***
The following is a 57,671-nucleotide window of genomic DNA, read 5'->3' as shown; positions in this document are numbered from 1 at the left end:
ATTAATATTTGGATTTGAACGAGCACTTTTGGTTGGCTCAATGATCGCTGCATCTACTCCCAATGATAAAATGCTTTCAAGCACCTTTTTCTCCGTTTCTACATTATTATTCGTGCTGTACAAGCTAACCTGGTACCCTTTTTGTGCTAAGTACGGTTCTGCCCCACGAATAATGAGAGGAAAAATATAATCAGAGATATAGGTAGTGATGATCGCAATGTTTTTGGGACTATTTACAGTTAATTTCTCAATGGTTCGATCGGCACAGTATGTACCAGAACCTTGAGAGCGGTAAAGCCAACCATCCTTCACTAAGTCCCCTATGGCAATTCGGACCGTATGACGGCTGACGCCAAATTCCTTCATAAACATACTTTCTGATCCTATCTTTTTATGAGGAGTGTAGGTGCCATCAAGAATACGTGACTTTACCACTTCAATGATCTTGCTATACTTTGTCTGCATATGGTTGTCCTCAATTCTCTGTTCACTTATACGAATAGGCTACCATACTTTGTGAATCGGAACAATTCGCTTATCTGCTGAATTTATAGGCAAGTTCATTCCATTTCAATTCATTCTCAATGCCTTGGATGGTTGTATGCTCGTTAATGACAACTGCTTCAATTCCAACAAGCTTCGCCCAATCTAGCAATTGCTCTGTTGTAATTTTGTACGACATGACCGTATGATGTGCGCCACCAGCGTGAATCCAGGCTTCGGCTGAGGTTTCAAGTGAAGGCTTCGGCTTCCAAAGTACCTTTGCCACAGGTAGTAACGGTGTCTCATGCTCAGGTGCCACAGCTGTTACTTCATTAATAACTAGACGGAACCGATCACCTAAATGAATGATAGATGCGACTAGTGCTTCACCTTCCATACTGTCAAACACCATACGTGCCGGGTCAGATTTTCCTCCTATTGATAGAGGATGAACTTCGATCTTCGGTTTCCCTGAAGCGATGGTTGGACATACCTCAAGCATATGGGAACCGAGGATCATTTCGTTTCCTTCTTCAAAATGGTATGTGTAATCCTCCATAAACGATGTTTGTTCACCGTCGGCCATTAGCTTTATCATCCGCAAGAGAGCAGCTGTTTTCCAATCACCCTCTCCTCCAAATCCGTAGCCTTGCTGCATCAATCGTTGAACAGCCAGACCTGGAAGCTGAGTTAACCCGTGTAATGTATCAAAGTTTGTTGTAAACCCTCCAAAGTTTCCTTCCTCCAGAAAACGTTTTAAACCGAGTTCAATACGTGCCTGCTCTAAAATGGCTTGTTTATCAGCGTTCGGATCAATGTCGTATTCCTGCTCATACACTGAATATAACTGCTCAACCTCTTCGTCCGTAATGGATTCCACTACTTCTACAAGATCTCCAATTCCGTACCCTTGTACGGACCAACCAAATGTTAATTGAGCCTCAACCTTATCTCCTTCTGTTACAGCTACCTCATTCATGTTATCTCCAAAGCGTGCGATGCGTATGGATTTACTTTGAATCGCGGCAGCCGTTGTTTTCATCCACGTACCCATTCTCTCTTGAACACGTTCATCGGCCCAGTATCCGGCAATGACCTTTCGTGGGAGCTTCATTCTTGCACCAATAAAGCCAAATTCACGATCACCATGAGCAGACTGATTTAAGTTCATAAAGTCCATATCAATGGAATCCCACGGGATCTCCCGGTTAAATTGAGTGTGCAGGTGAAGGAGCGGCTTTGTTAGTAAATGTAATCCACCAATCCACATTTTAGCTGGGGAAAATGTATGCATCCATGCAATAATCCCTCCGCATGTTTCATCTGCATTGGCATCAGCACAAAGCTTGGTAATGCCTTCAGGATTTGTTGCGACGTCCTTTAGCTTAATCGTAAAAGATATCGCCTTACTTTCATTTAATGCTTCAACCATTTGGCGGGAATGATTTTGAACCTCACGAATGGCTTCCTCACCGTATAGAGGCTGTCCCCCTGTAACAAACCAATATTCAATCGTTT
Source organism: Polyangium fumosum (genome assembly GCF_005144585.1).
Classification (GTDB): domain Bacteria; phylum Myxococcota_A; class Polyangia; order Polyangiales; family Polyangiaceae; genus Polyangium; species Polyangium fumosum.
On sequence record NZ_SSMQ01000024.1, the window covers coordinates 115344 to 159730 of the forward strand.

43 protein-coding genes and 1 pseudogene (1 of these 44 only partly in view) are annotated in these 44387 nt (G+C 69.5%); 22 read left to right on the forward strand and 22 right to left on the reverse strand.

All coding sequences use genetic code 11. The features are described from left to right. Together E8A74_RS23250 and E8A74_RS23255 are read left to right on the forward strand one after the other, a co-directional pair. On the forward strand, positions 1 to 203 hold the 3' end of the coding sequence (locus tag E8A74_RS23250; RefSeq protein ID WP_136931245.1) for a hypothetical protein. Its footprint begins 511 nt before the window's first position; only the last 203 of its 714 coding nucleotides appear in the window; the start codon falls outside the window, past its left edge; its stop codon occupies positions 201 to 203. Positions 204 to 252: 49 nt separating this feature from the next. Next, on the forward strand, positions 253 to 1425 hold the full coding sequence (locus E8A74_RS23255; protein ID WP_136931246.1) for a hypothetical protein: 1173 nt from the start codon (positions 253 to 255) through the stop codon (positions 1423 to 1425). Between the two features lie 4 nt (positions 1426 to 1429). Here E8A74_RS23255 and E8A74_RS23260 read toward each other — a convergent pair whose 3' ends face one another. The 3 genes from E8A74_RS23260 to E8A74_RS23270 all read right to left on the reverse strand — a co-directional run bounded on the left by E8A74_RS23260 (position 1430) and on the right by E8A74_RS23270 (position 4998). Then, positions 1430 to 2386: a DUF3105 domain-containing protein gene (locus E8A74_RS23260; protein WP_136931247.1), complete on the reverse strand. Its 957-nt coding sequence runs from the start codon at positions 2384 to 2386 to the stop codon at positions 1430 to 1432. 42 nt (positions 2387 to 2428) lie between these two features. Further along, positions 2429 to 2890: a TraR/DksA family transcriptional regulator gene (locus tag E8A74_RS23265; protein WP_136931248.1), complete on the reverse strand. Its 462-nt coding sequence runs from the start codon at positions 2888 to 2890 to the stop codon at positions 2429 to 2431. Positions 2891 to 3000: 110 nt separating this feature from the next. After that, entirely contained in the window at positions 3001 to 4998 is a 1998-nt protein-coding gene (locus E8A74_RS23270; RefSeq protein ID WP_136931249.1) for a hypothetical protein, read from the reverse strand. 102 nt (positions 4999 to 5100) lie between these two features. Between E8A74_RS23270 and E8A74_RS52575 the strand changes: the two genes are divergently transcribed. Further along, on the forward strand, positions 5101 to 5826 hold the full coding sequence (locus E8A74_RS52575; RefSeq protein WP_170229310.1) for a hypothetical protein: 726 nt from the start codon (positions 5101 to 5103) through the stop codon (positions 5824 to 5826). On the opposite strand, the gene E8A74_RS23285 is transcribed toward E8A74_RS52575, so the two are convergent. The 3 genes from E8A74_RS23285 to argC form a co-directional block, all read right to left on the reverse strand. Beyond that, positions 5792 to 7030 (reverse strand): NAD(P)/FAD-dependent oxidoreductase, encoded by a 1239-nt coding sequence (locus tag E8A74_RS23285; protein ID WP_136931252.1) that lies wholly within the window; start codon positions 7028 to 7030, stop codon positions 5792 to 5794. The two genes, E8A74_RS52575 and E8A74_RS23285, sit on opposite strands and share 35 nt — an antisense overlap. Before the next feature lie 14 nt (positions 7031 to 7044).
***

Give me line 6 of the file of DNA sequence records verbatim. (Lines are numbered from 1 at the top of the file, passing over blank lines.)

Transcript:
43 protein-coding genes and 1 pseudogene (1 of these 44 only partly in view) are annotated in these 44387 nt (G+C 69.5%); 22 read left to right on the forward strand and 22 right to left on the reverse strand.